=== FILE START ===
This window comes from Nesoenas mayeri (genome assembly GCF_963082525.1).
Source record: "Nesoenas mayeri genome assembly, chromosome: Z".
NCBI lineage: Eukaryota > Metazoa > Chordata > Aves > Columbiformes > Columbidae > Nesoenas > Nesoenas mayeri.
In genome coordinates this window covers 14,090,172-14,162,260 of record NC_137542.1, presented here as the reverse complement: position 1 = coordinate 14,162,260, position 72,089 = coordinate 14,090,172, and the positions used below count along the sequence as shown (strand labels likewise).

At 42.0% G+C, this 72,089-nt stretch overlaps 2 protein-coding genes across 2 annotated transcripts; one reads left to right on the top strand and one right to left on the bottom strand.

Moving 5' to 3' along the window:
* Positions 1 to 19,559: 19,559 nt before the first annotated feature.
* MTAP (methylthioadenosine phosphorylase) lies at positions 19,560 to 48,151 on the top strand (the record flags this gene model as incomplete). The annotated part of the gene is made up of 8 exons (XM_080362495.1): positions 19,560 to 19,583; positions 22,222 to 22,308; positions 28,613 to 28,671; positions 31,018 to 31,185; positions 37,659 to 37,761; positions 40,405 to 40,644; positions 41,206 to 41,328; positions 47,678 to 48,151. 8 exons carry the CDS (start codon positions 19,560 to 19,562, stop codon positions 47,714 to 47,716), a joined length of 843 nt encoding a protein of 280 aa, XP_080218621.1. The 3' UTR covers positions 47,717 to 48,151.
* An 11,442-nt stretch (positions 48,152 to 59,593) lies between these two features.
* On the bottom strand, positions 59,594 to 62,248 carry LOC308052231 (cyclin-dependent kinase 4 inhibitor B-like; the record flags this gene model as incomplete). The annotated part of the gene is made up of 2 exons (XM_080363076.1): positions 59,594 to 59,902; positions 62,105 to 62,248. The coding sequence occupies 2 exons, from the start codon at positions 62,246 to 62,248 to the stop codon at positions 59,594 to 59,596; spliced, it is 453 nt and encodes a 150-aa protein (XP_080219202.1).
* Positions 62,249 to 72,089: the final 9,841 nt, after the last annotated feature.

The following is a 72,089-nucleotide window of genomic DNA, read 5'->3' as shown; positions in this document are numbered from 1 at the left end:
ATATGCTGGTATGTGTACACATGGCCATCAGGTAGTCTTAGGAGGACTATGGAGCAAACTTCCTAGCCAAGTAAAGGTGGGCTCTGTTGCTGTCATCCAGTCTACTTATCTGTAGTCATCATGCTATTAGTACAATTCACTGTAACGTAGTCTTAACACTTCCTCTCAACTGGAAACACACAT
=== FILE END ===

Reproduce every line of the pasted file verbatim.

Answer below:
This window comes from Nesoenas mayeri (genome assembly GCF_963082525.1).
Source record: "Nesoenas mayeri genome assembly, chromosome: Z".
NCBI lineage: Eukaryota > Metazoa > Chordata > Aves > Columbiformes > Columbidae > Nesoenas > Nesoenas mayeri.
In genome coordinates this window covers 14,090,172-14,162,260 of record NC_137542.1, presented here as the reverse complement: position 1 = coordinate 14,162,260, position 72,089 = coordinate 14,090,172, and the positions used below count along the sequence as shown (strand labels likewise).

At 42.0% G+C, this 72,089-nt stretch overlaps 2 protein-coding genes across 2 annotated transcripts; one reads left to right on the top strand and one right to left on the bottom strand.

Moving 5' to 3' along the window:
* Positions 1 to 19,559: 19,559 nt before the first annotated feature.
* MTAP (methylthioadenosine phosphorylase) lies at positions 19,560 to 48,151 on the top strand (the record flags this gene model as incomplete). The annotated part of the gene is made up of 8 exons (XM_080362495.1): positions 19,560 to 19,583; positions 22,222 to 22,308; positions 28,613 to 28,671; positions 31,018 to 31,185; positions 37,659 to 37,761; positions 40,405 to 40,644; positions 41,206 to 41,328; positions 47,678 to 48,151. 8 exons carry the CDS (start codon positions 19,560 to 19,562, stop codon positions 47,714 to 47,716), a joined length of 843 nt encoding a protein of 280 aa, XP_080218621.1. The 3' UTR covers positions 47,717 to 48,151.
* An 11,442-nt stretch (positions 48,152 to 59,593) lies between these two features.
* On the bottom strand, positions 59,594 to 62,248 carry LOC308052231 (cyclin-dependent kinase 4 inhibitor B-like; the record flags this gene model as incomplete). The annotated part of the gene is made up of 2 exons (XM_080363076.1): positions 59,594 to 59,902; positions 62,105 to 62,248. The coding sequence occupies 2 exons, from the start codon at positions 62,246 to 62,248 to the stop codon at positions 59,594 to 59,596; spliced, it is 453 nt and encodes a 150-aa protein (XP_080219202.1).
* Positions 62,249 to 72,089: the final 9,841 nt, after the last annotated feature.

The following is a 72,089-nucleotide window of genomic DNA, read 5'->3' as shown; positions in this document are numbered from 1 at the left end:
ATATGCTGGTATGTGTACACATGGCCATCAGGTAGTCTTAGGAGGACTATGGAGCAAACTTCCTAGCCAAGTAAAGGTGGGCTCTGTTGCTGTCATCCAGTCTACTTATCTGTAGTCATCATGCTATTAGTACAATTCACTGTAACGTAGTCTTAACACTTCCTCTCAACTGGAAACACACAT